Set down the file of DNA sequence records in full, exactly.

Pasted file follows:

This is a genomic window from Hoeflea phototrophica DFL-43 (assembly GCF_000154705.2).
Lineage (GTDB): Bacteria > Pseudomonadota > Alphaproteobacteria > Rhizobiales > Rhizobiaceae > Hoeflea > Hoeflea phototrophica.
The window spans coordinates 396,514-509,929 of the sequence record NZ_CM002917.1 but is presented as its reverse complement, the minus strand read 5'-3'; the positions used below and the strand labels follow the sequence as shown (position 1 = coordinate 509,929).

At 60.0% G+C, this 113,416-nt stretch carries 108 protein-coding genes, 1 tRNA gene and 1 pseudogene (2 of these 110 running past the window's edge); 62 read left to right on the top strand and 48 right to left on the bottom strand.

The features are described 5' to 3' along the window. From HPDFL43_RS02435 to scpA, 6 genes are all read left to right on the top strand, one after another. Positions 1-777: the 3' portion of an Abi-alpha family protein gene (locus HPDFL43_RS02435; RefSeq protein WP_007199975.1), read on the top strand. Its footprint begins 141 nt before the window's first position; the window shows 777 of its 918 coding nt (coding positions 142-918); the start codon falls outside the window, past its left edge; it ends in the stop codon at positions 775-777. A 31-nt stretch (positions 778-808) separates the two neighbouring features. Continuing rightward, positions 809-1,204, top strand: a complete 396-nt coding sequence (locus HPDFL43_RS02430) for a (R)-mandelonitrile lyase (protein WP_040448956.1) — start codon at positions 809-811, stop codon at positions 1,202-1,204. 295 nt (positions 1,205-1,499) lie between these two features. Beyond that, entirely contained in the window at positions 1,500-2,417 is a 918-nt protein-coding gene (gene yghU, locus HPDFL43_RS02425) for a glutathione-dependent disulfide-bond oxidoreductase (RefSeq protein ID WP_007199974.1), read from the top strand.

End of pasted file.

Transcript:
This is a genomic window from Hoeflea phototrophica DFL-43 (assembly GCF_000154705.2).
Lineage (GTDB): Bacteria > Pseudomonadota > Alphaproteobacteria > Rhizobiales > Rhizobiaceae > Hoeflea > Hoeflea phototrophica.
The window spans coordinates 396,514-509,929 of the sequence record NZ_CM002917.1 but is presented as its reverse complement, the minus strand read 5'-3'; the positions used below and the strand labels follow the sequence as shown (position 1 = coordinate 509,929).

At 60.0% G+C, this 113,416-nt stretch carries 108 protein-coding genes, 1 tRNA gene and 1 pseudogene (2 of these 110 running past the window's edge); 62 read left to right on the top strand and 48 right to left on the bottom strand.

The features are described 5' to 3' along the window. From HPDFL43_RS02435 to scpA, 6 genes are all read left to right on the top strand, one after another. Positions 1-777: the 3' portion of an Abi-alpha family protein gene (locus HPDFL43_RS02435; RefSeq protein WP_007199975.1), read on the top strand. Its footprint begins 141 nt before the window's first position; the window shows 777 of its 918 coding nt (coding positions 142-918); the start codon falls outside the window, past its left edge; it ends in the stop codon at positions 775-777. A 31-nt stretch (positions 778-808) separates the two neighbouring features. Continuing rightward, positions 809-1,204, top strand: a complete 396-nt coding sequence (locus HPDFL43_RS02430) for a (R)-mandelonitrile lyase (protein WP_040448956.1) — start codon at positions 809-811, stop codon at positions 1,202-1,204. 295 nt (positions 1,205-1,499) lie between these two features. Beyond that, entirely contained in the window at positions 1,500-2,417 is a 918-nt protein-coding gene (gene yghU, locus HPDFL43_RS02425) for a glutathione-dependent disulfide-bond oxidoreductase (RefSeq protein ID WP_007199974.1), read from the top strand.